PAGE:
Non-alcoholic beer would appear to be the perfect solution for a recovering alcoholic: They can maintain their sobriety while once again partaking in social gatherings, or simply indulge in the signature tangy malt flavor of the most popular beverage in the world. The concept of alcohol-free beer, however, is one of great controversy that has everyone asking: Can alcoholics drink non-alcoholic beer?
What Is Non-Alcoholic Beer & Is It Real Beer?
Yes, non-alcoholic beer is “real” beer and not just some mocktail being pushed as an alternative for your usual brewsky. Alcohol content, or lack thereof, has no bearing on beer’s classification. It is defined as any beverage made by brewing a cereal grain such as barley, wheat, or corn. Normally during the brewing process, the sugars in the starches ferment, creating ethanol resulting in beer’s standard 4-5% ABV. Non-alcoholic beer either prevents the fermentation process from happening or removes the ethanol after production.
There are two ways that beer manufacturers make beer without the alcohol content. They either remove the ethanol that’s naturally produced during the fermentation process or stop that process from happening altogether. Most non-alcoholic beer manufacturers opt for the former option, brewing beer as normal and then removing the ethanol that’s produced. The exact method of this extraction can vary. Some boil the ethanol away, while others use a physical filter to separate it.
What’s In a Name? The Source of Controversy
Whether you’re for or against alcoholics drinking non-alcoholic beer, one thing that we can all agree on is that this product category is pretty misleading. Despite its name, non-alcoholic beer does, in fact, contain trace amounts of alcohol. Legally, as long as it contains less than 0.5% ABV, it can be considered a non-alcoholic beer (which is also sometimes referred to as alcohol-free beer, or de-alcoholized beer).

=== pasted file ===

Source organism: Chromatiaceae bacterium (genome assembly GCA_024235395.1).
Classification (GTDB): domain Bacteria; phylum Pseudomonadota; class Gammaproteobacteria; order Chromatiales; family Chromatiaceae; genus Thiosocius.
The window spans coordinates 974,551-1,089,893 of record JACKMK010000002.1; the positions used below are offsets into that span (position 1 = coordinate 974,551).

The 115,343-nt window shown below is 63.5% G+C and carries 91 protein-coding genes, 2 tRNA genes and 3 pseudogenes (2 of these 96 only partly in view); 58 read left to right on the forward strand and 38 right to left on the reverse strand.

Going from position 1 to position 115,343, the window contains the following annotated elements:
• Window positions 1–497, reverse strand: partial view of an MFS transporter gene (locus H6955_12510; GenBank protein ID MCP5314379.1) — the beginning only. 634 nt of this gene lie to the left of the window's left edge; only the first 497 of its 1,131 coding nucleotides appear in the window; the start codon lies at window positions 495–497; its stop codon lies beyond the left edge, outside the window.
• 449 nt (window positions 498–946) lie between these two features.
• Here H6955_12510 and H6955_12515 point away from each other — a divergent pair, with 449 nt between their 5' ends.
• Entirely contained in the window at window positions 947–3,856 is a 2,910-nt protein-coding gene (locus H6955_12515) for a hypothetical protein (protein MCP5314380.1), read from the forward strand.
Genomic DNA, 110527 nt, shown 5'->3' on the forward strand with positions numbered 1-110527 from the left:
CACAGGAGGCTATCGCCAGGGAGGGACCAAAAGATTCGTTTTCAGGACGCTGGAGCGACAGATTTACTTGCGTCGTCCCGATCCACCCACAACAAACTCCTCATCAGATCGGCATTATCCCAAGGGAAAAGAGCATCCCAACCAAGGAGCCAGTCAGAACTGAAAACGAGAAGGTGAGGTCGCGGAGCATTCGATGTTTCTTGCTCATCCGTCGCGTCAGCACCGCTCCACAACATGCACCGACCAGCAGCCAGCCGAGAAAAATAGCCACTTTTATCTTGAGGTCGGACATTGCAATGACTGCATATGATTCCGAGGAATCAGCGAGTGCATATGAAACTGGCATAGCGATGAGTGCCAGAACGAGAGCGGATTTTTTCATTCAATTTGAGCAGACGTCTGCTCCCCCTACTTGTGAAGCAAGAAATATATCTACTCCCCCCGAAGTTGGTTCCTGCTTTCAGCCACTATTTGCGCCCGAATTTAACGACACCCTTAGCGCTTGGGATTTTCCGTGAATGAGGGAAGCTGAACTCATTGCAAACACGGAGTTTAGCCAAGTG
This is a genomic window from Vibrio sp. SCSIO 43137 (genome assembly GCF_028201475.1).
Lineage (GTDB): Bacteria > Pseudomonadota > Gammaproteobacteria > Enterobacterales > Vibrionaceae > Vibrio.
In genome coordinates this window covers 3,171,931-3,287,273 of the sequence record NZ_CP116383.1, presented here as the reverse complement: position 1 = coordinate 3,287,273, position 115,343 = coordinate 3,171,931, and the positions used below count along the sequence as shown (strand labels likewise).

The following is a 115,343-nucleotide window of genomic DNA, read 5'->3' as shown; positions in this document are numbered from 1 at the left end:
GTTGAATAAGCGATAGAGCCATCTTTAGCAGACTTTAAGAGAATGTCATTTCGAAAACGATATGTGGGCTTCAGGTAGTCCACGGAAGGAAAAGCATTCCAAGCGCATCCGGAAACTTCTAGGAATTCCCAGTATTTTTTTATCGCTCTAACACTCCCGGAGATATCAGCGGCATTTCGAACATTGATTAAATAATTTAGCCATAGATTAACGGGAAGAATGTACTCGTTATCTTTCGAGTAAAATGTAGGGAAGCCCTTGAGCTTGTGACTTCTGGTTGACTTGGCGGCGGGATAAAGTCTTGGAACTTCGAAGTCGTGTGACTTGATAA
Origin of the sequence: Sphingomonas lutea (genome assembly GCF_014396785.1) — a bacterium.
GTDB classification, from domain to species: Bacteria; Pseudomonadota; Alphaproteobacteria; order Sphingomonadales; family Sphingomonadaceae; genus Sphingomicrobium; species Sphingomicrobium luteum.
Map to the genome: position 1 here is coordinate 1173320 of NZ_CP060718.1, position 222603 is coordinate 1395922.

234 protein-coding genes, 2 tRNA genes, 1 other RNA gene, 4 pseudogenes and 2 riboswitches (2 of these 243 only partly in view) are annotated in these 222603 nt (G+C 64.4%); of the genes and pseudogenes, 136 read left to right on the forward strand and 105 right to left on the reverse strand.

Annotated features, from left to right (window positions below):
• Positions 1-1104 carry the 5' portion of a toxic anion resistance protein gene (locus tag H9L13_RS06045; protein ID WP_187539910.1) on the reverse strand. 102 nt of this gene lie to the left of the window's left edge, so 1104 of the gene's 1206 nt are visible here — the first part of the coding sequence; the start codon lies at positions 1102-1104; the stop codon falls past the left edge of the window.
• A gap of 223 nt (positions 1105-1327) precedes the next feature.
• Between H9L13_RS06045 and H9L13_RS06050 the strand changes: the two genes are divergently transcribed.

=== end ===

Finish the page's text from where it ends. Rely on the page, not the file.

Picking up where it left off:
Opponents of so-called non-alcoholic beer feel that the presence of alcohol, no matter how tiny, can trigger a relapse. While an alcohol level of less than half a percent may not seem a source of concern, drinking several and in rapid succession could put enough alcohol in the system to make a person feel it.
The Pros of Non-Alcoholic Beer
Not everyone drinks alcohol to get drunk, and many supporters of alcoholics drinking non-alcoholic beer are if they’re doing so for taste. Drinking is deeply ingrained in our social customs and for many, the allure of beer is the nostalgia it holds. As such, non-alcoholic beer presents a rare opportunity for recovering addicts to indulge and reconnect with the malty beverage that accompanied many a pastime while maintaining their sobriety.
Sure, there may be tiny traces of alcohol and the name is somewhat of a misnomer. But as long as they drink it without the intention of getting drunk, what’s the harm? It’s similar logic to that of decaffeinated beverages. The label may say that your coffee or tea may say “caffeine-free” and it’s accepted that trace amounts may still exist.
Final Thoughts: Can Alcoholics Drink Non-Alcoholic Beer?
Whether an alcoholic can safely drink a non-alcoholic beer with relapsing is a matter of personal preference. Some recovering addicts are wary of any amount of alcohol, no matter how small, and will even abstain from using wine in their cooking. For others who feel in control of their past addiction, it’s a chance to be reunited with a taste that accompanies their happiest moments. For recovering alcoholics to do this safely, we recommend doing so in the presence of a trusted friend that will step in if consumption gets out of hand. Long-term recovery is about being open and honest, if you are struggling with your addiction and are worried about relapsing, our experienced staff can help talk you through it.